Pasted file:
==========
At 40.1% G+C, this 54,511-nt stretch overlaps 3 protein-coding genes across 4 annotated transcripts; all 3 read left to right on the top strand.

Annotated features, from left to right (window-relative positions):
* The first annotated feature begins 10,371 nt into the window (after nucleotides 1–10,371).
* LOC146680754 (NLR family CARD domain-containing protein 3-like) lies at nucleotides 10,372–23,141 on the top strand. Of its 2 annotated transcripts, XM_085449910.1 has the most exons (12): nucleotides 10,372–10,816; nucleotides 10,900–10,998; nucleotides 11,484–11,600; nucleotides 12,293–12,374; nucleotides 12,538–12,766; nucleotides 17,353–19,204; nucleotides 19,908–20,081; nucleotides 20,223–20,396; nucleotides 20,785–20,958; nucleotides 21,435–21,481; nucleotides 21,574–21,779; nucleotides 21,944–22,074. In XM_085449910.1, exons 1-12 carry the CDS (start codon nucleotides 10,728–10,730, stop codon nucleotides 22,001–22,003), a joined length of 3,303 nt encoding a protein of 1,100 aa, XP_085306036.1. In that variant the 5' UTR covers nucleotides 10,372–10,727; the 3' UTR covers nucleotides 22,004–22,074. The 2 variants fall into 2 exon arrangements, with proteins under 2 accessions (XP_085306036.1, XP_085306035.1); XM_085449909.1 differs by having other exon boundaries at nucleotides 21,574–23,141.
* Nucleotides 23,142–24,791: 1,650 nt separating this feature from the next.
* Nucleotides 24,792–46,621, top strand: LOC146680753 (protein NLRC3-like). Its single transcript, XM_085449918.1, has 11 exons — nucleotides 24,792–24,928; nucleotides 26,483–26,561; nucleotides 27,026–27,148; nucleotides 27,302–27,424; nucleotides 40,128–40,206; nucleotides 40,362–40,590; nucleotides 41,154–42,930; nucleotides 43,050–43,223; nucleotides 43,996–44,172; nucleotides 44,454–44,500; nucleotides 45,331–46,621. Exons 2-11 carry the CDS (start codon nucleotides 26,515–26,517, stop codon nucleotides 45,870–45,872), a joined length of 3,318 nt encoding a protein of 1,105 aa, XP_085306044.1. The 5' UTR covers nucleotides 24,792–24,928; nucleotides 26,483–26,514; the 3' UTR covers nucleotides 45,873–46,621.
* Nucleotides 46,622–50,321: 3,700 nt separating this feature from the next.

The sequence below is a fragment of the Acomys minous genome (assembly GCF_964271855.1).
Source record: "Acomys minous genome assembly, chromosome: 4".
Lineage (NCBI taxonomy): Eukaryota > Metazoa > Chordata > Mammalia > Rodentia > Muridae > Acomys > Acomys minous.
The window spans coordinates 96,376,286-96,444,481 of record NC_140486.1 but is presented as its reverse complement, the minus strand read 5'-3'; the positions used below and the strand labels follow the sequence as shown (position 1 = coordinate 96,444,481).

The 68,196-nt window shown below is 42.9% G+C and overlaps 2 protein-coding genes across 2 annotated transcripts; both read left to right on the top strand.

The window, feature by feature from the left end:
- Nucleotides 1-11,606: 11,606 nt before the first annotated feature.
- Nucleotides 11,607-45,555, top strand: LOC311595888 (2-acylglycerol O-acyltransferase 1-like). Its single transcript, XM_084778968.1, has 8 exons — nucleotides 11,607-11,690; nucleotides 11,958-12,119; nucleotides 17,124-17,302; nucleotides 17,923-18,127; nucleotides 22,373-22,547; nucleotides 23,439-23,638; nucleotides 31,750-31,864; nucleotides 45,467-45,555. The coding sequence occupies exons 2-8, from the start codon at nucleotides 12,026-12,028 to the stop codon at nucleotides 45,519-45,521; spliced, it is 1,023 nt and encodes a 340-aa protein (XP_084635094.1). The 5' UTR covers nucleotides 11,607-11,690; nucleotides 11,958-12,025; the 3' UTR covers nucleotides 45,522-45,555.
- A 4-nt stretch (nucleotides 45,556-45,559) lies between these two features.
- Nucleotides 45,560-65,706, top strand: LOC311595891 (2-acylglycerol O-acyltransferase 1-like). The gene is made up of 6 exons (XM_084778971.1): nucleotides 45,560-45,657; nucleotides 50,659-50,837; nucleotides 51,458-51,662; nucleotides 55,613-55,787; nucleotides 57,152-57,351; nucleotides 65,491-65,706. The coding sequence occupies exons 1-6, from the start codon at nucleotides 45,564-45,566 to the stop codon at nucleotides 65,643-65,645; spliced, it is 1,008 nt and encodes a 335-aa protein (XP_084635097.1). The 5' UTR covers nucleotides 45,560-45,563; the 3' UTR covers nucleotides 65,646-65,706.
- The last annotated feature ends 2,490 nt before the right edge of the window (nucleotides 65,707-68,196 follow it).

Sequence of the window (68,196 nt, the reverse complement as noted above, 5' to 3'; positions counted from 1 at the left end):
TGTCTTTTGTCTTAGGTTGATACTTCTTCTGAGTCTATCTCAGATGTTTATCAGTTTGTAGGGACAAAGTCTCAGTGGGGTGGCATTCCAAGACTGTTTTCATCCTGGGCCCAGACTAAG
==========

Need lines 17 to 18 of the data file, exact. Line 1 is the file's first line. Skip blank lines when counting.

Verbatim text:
- Nucleotides 45,560-65,706, top strand: LOC311595891 (2-acylglycerol O-acyltransferase 1-like). The gene is made up of 6 exons (XM_084778971.1): nucleotides 45,560-45,657; nucleotides 50,659-50,837; nucleotides 51,458-51,662; nucleotides 55,613-55,787; nucleotides 57,152-57,351; nucleotides 65,491-65,706. The coding sequence occupies exons 1-6, from the start codon at nucleotides 45,564-45,566 to the stop codon at nucleotides 65,643-65,645; spliced, it is 1,008 nt and encodes a 335-aa protein (XP_084635097.1). The 5' UTR covers nucleotides 45,560-45,563; the 3' UTR covers nucleotides 65,646-65,706.
- The last annotated feature ends 2,490 nt before the right edge of the window (nucleotides 65,707-68,196 follow it).